March 4, 2013

Measurable Progress

Someday I will share the full story of how and why we pulled Moe from school. For now, it is enough to know that he was not progressing there. What started as a desire to secure additional extended school year services (for summer and other breaks) turned into a full independent evaluation done by a very well respected child psychologist on our dime. She observed Moe in class on two separate occasions, and it was her professional opinion that the school district's preschool program was not appropriate.

Moe has been doing an in-home ABA program since June. He receives about 20 hours a week of in-home behavior therapy as well as an hour a week of speech. In the beginning, the difference was remarkable. While the school tried to convince us that Moe wasn't meeting goals because of his "rate of learning," Moe mastered his programs at home quickly. The school and our ABA provider use the same program so the comparison was easy.

Jeff and I have been thinking a lot about where we want Moe to be next year. Should we continue with a home program? Get him back into school? And if school, which one? We know the district's program is simply not appropriate for Moe, and there are several non public schools in the area. Last year, I visited seven of them, and there are two or three that might be appropriate, though they all have serious trade-offs. We will need legal action to get Moe in one, and we need to be sure the one we choose is the right fit.

I've also been questioning a little whether his home program continues to be effective. Moe is bored at home sometimes. The program is highly scaffolded, meaning that program progresses in small, incremental steps. While his early progress was remarkable, it can be hard for me to see the progress when the steps are so close together. For example, to Moe one sorting task probably looks a lot like another, even though we've added more items or distractors to make the task more challenging.

In order to help us answer these questions, I took Moe to see the same psychologist who evaluated Moe last year. Dr B met us in the waiting room, looked at Moe, who waved to her. She said "such a difference from last year. I can see it already."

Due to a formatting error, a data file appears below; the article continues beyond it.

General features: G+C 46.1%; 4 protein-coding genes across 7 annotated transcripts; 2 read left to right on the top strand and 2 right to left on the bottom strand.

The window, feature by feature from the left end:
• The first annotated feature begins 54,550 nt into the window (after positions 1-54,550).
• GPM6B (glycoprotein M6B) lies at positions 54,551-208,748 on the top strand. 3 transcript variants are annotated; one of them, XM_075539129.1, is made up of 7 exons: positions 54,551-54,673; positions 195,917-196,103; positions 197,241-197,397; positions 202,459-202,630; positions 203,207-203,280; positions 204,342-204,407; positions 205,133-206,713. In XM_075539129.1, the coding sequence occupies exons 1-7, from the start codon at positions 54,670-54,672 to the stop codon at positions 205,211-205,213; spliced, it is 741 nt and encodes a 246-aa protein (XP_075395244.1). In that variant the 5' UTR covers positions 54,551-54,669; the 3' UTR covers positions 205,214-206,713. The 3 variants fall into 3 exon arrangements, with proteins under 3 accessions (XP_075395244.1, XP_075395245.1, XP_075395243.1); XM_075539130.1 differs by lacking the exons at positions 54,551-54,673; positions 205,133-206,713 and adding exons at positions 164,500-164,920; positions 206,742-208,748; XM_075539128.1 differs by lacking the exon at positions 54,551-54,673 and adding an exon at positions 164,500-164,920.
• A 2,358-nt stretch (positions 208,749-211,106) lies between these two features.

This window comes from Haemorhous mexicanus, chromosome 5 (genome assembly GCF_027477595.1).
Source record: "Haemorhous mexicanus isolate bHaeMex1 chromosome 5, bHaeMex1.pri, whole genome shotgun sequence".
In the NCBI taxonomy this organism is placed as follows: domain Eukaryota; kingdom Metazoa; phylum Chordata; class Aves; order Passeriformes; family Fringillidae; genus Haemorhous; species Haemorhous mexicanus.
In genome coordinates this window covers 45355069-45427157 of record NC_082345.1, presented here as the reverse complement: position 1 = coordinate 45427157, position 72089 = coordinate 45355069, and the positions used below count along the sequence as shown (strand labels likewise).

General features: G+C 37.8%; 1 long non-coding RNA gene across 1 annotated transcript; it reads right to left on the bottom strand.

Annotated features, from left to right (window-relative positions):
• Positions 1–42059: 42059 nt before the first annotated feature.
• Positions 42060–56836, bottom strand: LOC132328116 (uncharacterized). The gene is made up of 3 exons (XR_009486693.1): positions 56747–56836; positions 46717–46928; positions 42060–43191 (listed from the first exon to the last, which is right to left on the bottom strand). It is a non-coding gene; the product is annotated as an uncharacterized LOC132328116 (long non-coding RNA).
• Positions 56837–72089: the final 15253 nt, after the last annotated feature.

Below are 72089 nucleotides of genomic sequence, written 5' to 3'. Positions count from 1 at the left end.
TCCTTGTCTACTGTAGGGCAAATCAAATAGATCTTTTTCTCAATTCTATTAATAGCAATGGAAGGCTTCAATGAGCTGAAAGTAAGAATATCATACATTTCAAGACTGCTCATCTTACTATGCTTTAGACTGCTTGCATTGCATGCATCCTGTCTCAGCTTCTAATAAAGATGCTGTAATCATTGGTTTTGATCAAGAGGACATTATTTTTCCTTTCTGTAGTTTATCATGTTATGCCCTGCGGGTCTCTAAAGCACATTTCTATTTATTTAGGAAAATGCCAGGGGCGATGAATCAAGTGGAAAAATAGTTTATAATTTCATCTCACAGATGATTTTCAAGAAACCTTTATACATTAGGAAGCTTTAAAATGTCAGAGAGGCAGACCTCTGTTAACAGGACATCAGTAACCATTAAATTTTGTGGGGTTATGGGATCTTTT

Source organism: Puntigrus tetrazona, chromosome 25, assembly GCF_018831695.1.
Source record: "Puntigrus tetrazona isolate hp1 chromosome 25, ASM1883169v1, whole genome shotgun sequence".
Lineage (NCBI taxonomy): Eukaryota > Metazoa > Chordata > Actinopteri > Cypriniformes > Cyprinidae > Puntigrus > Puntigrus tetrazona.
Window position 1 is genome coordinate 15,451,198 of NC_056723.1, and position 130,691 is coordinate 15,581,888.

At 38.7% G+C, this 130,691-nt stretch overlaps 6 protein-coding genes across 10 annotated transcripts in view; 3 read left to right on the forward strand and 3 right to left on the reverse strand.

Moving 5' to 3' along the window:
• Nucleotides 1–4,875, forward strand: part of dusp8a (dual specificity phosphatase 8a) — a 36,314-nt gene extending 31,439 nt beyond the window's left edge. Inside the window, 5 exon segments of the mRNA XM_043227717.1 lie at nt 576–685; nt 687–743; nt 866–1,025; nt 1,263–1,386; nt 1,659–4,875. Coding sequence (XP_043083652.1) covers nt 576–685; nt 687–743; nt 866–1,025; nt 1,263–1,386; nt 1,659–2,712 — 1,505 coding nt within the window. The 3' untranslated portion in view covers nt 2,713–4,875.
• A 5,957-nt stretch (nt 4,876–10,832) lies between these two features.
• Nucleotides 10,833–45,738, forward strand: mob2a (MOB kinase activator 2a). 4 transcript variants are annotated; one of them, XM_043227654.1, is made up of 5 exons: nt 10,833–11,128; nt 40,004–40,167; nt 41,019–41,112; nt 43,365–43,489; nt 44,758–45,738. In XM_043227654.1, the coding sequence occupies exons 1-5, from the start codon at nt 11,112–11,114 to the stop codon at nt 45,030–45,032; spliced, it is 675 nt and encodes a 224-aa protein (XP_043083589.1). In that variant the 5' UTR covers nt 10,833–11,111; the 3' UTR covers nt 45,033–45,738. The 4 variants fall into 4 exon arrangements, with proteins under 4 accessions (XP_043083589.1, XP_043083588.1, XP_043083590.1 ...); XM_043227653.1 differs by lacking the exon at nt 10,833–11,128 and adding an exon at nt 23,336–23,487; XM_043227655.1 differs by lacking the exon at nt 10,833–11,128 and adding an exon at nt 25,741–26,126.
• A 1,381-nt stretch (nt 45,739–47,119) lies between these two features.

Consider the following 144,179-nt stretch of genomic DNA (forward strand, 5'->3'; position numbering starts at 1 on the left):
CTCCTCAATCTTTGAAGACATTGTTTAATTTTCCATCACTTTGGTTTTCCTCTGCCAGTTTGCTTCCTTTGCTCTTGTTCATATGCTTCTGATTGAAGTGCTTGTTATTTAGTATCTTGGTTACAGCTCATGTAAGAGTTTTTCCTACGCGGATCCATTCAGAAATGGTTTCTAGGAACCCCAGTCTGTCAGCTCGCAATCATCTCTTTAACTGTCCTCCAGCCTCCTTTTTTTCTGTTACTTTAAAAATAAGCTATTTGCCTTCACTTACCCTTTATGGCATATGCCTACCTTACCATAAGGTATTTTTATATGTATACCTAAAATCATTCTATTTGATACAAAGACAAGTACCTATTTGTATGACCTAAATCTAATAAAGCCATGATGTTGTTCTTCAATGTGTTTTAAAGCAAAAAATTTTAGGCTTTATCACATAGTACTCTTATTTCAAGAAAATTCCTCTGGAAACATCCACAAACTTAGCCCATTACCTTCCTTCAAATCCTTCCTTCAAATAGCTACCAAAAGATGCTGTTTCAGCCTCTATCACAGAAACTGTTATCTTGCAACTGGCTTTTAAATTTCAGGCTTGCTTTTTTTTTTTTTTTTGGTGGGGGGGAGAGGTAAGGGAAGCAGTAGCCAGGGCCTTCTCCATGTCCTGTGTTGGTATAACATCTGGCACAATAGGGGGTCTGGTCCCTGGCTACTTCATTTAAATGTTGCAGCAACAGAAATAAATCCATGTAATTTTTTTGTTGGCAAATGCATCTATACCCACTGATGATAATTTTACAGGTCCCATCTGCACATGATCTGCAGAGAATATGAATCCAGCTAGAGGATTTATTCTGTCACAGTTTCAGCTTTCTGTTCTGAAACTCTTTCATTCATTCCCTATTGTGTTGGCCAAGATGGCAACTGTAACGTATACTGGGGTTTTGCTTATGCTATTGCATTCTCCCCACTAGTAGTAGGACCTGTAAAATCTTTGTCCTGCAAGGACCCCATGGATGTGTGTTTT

I was nervous as we went to her office. Moe can be aggressive and non-compliant and frustrates easily. I really wanted her to see him at his best. This assessment isn't about qualifying for services, it is about making the best decision for Moe. I wanted her to get an accurate picture of Moe's skills.

He did great. By that I mean, he did his best, with no behaviors to get in the way. He showed what he could do and where he still struggled. He sorted. He matched. He imitated and approximated words and blew bubbles. He had trouble with a few areas I know he knows (like pointing to body parts), but Dr B will be here Thursday to see him in a ABA session as well.

This was the first assessment I can remember leaving with a smile on my face. I did not fall apart in the car on the way home. Moe has made progress.

Moe is still severely delayed. He's probably at a 2 year old level or younger for many things. But he's doing better. He's learning. As we were packing up to leave, Dr B said to me  "It is nice to see him learning things and not just pushing toys around in shaving cream."

And in that moment, I knew that we made the right decision to pull Moe from school. I know his progress this year has been real and significant. I still don't know what we are going to do next year. But I do know we were not being unreasonable to demand better for him, that his lack of progress wasn't because of his learning, but because of how he was being taught.


  1. way to go Moe! And Mom & Dad for going with your gut and doing what was best, although not easy, for your boy.

  2. I don't know how so many parents home school - it's something that is not possible for our family, since neither my husband nor I can stay home at all. But my son sees me as totally separate from therapists & teachers - he will do things for them that he will not do for me - as soon as he realizes that I'm actually trying to teach him something or have him work. I give you & your son mad kudos. You must be thrilled to hear that he really, truly is making progress - it can creep up all of a sudden & you just need someone who hasn't seen your life in awhile to tell.


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